In nearly all parts of the world, the consumption of alcohol is increasing, and the morbidity and mortality of diseases induced by alcohol are rising correspondingly. It has been stated that alcohol is consumed because it pro- duces intoxication. This effect is due to its toxicological influence on the central nervous system with the resulting functional disturbances. For many years, the concept that alcoholic liver disease was of nutritional origin and only indirectly related to alcohol consumption and metabolism was accepted. Opinion has changed gradually in recent years and tends now to regard alcohol itself through its combustion, as responsible for many metabolic disorders. Interest in this problem has increased during the past decade, and numerous papers bearing on this subject have appeared. It seems that the oxidation of alcohol in the liver interferes in many ways with the intermediary metabolism of lipids, carbohydrates and proteins, including enzymes and hormones, and exerts damaging influence on the liver, the musculature, the heart, the brain and the kidneys. The "Workshop Symposium" brought together a limited number of the scientists involved in the new development, biochemists, physiologists, pharmacologists, pathologists and clinicians from eight European countries and from the United States and allowed a very lively and informal exchange. The symposium was honored by the presence of Sir Hans Krebs, whose vast experience stimulated the discussion. It is a great pleasure to dedicate this volume to Sir Hans on the occasion of his 70th birthday on August 25th.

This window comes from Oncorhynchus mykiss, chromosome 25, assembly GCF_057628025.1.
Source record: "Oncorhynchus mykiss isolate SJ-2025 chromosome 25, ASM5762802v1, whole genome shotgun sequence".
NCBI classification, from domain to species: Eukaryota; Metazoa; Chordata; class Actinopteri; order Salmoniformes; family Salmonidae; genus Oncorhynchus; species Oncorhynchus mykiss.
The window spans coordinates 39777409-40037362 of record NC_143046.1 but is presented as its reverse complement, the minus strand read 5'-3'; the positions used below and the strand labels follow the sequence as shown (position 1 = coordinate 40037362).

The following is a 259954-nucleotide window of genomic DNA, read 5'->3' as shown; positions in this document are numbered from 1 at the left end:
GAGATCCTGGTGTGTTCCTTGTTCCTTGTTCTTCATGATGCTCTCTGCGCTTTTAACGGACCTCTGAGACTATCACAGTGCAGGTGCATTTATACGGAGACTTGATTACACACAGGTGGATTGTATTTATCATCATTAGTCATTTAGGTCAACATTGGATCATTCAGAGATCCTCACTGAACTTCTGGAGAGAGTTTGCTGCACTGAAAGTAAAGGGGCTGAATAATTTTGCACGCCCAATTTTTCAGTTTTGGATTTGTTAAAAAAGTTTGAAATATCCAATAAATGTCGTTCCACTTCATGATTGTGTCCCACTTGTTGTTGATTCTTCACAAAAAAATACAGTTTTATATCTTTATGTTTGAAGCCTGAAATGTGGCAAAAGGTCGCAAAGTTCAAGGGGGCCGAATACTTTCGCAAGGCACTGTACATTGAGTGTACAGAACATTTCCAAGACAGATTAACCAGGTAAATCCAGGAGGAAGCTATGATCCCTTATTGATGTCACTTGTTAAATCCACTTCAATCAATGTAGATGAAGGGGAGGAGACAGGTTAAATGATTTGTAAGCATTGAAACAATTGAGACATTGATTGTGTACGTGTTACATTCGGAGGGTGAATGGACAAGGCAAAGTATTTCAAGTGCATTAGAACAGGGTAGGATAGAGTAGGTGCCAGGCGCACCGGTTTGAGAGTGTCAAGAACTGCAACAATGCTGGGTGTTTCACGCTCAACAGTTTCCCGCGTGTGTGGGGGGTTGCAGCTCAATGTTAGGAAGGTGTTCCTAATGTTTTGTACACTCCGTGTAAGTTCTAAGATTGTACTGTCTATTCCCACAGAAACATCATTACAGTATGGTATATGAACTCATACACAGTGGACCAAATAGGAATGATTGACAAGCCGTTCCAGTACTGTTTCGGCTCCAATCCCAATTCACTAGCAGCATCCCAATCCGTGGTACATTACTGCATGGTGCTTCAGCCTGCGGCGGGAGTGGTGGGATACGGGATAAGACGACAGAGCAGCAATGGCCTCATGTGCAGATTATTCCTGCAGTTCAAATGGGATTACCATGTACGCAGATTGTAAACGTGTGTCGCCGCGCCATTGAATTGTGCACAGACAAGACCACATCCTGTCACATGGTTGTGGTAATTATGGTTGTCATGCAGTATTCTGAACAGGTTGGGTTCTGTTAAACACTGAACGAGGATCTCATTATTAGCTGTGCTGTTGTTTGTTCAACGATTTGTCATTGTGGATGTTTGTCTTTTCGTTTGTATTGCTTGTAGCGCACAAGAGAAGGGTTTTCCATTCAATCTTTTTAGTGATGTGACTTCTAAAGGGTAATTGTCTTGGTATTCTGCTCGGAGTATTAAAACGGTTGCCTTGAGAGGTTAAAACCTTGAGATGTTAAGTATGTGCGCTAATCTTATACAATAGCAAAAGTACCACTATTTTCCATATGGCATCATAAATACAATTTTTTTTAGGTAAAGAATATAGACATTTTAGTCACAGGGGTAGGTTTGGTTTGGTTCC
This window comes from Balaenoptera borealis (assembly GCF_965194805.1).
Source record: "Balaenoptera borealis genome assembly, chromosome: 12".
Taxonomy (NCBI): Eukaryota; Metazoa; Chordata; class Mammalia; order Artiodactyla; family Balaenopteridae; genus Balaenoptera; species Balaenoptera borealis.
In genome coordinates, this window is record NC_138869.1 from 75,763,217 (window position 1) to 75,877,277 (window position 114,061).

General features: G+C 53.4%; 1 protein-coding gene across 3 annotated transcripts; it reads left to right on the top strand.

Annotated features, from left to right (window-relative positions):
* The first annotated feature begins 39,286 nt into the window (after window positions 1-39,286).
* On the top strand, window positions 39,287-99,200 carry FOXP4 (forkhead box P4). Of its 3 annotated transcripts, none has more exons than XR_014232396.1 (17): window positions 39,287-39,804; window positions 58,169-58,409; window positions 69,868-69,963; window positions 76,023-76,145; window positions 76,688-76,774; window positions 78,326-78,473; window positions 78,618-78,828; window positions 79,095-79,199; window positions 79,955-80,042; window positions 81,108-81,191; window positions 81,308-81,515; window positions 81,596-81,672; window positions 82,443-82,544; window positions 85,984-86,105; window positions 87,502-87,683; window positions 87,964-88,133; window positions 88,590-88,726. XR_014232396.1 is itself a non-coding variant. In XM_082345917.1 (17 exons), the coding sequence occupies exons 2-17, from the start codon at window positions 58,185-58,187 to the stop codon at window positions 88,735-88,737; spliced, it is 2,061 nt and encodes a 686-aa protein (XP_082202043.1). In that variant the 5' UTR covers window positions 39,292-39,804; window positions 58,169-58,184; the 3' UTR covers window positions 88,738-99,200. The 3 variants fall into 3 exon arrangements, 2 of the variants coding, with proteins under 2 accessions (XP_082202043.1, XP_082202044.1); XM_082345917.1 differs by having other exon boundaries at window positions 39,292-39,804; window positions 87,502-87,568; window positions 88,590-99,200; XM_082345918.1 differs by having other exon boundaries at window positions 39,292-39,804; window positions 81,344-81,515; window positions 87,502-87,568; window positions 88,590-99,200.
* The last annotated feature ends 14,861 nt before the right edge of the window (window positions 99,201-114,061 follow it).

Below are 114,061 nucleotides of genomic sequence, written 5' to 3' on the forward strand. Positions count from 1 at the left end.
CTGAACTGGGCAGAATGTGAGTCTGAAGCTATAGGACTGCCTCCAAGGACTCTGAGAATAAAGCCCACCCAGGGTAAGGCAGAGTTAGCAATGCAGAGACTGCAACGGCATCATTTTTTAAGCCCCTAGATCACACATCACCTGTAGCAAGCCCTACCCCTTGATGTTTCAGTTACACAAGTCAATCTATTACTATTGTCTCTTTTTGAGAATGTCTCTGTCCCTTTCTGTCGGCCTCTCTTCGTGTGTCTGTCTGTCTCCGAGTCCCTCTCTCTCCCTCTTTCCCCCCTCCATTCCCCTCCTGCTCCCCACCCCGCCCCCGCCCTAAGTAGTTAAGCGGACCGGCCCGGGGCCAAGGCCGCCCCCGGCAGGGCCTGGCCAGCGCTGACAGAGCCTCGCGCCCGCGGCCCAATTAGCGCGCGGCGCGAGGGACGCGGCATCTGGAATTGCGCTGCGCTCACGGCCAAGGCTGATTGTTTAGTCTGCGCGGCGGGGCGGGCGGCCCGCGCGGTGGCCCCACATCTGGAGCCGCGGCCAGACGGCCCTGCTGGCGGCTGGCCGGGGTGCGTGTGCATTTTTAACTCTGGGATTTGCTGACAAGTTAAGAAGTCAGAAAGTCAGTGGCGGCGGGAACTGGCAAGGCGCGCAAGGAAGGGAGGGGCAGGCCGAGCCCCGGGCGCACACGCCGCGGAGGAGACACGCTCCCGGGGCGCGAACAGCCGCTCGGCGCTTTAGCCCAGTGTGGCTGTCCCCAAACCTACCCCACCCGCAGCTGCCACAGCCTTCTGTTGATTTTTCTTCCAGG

Publisher: Springer-Verlag Berlin and Heidelberg GmbH & Co. KG
Number of pages: 218
Weight: 440 g
Dimensions: 254 x 178 x 12 mm